A Million Ways to Die in the West (2014)

4:11 PM



Someone warned me that I should watch A Million Ways to Die in the West only if I wanted to see Neil Patrick Harris shit into a hat for two minutes straight. Oddly enough, that was a selling point. Unfortunately it's one of the only laugh-out-loud scenes in the film. 

The year is 1882. Seth MacFarlane is Albert, a down on his luck sheep farmer, ditched by the doe-eyed Louise (Amanda Seyfried) for Foy (Neil Patrick Harris), the local prime dickhead and moustacherie owner. Albert is in turn befriended by Anna (Charlize Theron),  faithful new friend who tries to help Albert win back Louise, and the wife of notorious bandit Clinch (Liam Neeson). Giovanni Risbsi and Sarah Silverman round out the cast as a dopey virgin and a local saloon cum dumpster, respectively. Together they all try and survive the West, a feat which proves impossible for literally everyone besides our main players.

Seth MacFarlane has fallen victim to the popular 'nice guy' delusion. Albert, the 'nice guy' in question feels sorry for himself for being the gentleman who actually cares about Louise, while Louise is played off as a cold-hearted bitch for refusing the earnest love and good intentions of the sweet Albert. Unfortunately MacFarlane is operating under the misapprehension that if you're nice and express interest in someone, you're entitled to a reciprocation of those feelings.  But really, Louise doesn't want Albert because she prefers the 'bad boy' in Foy. Louise doesn't want Albert because he's a moron who can't even look after a few sheep. If I were Louise, I'd take Foy over Albert too. And Anna does a fantastic job as well in completing the 'nice guy' circle jerk by constantly berating herself for not choosing a nice guy for a husband, while all the while throwing lingering glances at Albert. Anna is supposed to be the unflinching, resourceful woman to the half-witted Albert, but clearly even the neckbeard mentality of the present is inescapable, even in the West. If Albert wore a fedora, it'd be constantly tipping.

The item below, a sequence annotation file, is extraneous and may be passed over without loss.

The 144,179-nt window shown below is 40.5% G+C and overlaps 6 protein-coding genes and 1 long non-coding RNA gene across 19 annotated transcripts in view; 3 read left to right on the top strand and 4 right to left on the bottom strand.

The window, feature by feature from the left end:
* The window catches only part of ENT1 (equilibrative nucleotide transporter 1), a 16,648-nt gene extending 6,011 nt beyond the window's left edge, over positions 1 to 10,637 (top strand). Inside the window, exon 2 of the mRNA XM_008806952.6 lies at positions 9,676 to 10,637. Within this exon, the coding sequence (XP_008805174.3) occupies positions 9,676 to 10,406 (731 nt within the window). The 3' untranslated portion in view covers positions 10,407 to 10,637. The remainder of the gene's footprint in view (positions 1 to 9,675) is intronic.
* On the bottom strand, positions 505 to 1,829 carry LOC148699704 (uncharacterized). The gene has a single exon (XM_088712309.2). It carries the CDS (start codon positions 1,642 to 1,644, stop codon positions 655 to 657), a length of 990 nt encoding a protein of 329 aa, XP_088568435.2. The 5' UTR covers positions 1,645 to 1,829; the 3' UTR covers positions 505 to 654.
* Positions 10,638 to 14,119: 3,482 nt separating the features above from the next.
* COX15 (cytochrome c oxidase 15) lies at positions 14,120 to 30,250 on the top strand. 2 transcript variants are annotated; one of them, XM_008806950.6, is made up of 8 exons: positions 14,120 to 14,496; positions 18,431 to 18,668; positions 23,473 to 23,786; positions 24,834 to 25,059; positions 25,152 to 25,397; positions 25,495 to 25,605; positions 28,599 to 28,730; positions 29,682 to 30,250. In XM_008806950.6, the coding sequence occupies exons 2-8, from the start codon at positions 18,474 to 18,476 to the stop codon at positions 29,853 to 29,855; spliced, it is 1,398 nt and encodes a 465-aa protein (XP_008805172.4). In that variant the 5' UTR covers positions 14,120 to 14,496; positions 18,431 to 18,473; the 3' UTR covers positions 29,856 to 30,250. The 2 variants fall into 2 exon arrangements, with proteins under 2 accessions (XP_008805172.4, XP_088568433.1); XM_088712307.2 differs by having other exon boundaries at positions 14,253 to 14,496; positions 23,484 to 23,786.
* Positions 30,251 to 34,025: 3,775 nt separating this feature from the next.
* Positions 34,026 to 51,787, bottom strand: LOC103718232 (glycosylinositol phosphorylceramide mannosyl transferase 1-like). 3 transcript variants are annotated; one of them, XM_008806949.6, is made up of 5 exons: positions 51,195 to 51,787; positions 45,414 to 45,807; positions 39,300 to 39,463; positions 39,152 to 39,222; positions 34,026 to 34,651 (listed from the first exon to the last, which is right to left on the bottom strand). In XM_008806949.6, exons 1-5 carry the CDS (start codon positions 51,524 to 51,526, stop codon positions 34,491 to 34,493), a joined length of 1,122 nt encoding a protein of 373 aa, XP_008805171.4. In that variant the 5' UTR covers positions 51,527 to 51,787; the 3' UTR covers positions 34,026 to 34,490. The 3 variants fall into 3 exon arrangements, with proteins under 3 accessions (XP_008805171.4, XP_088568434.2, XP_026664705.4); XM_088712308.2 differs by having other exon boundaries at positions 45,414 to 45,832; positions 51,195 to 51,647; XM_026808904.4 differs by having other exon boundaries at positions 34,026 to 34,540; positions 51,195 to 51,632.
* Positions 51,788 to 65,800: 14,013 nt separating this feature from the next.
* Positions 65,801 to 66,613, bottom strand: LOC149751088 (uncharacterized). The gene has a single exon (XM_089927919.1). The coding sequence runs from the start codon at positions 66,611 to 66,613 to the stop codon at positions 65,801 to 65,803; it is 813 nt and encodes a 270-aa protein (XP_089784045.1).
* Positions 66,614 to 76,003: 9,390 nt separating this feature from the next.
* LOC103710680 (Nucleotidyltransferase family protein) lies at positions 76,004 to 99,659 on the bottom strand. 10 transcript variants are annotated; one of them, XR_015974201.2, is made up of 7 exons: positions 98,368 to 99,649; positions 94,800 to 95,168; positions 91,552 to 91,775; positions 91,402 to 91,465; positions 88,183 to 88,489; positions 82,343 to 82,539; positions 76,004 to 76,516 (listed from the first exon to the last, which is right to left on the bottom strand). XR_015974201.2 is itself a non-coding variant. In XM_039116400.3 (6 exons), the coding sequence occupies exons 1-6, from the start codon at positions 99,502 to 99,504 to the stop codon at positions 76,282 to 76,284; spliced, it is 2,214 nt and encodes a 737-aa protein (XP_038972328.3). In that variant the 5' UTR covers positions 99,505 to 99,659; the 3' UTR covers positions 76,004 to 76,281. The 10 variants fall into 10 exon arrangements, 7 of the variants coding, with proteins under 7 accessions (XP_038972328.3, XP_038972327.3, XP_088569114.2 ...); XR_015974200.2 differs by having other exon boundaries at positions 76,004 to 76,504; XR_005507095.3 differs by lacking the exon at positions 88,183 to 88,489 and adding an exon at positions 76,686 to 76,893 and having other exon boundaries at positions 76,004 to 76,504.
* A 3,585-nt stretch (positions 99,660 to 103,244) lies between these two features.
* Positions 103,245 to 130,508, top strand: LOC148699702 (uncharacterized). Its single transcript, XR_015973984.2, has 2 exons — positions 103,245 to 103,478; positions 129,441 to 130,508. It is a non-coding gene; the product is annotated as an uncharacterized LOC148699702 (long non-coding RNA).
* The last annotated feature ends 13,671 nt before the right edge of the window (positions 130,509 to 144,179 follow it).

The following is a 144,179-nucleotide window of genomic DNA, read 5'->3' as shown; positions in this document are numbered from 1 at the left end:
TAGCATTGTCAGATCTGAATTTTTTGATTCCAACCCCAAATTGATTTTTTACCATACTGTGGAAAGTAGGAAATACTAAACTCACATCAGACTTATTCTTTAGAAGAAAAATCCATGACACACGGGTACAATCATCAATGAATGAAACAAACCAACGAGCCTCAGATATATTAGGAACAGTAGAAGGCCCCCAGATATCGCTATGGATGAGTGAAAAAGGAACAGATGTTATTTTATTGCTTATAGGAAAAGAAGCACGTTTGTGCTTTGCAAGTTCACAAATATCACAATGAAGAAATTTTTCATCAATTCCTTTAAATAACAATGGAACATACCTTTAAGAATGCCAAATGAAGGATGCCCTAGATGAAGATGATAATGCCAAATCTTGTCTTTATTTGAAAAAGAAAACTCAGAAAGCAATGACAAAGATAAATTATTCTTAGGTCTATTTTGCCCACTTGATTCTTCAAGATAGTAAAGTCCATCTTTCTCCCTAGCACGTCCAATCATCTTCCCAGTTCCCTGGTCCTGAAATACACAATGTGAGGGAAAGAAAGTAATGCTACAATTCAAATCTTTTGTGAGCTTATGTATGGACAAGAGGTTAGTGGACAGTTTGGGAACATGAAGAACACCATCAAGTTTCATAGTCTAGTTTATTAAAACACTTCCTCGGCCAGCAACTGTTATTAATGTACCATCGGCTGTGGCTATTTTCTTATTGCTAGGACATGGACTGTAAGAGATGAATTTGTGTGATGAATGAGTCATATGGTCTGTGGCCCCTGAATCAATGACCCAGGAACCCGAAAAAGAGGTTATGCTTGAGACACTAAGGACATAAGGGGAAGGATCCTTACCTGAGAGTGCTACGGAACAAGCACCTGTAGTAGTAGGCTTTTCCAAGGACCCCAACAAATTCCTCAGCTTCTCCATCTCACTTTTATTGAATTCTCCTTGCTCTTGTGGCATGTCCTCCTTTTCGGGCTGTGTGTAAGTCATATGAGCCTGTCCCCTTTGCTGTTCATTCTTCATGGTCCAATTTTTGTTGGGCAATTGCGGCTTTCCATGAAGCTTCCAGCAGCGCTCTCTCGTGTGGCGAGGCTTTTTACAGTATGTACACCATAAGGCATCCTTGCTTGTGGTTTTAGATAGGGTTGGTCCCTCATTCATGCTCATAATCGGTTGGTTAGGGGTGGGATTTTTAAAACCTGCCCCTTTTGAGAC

Of its few redeeming qualities, the cinematography, though surprisingly beautiful, is ultimately one of its downfalls. The sweeping wide angles of plains and piles of orange rock dimly lit by sunsets are strikingly reminiscent of Winton Hoch's work in The Searchers (1956). It may as well be Charlize Theron instead of Dorothy Jordan hovering in her doorway, flanked by darkness, a view of the treacherous west ahead. A barrier created between the safety of the house, and the dangerous barren world that carries on beyond the front porch is one of the strongest visual metaphors in John Ford's masterpiece film. The image is burned into the brain of any film enthusiast. And as a self-proclaimed film enthusiast, equating a Seth MacFarlane shit flick to one of the great John Ford's is a deeply uncomfortable comparison to make. Especially so considering that it's drawing similarity between the man who created John Wayne, and the man who created Peter Griffin. But that's the heart of the problematic nature of MacFarlane's Fordian imagery. However legitimate his vision may have been to capture the ruthless setting, Seth MacFarlane is still just creating a sub-par vehicle for himself, clinging desperately to the coattails of the much funnier Ted (2011). The level and frequency of visually striking shots is completely discordant with the try-hard humour that follows.

Speaking of, A Million Way to Die in the West  is sold as a comedy but the volume of jokes that fall flat might be record-setting. I'm not going to pretend like I didn't laugh for the entire two minutes that Neil Patrick Harris while doped up on laxatives, shits in a bowler hat, but I can't recall anything else that was as funny. In fact, I can recall only three laugh out loud moments, and only six actual ways to die in the west. 

A just okay effort from Seth MacFarlane. 

My rating: 5.5 cats out of 10





A Million Ways to Die in the West (2014)
Dir. Seth MacFarlane
Starring Seth MacFarlane, Charlize Theron, Amanda Seyfried, Neil Patrick Harris, Liam Neeson, Giovanni Ribsi, Sarah Silverman
116 mins | USA


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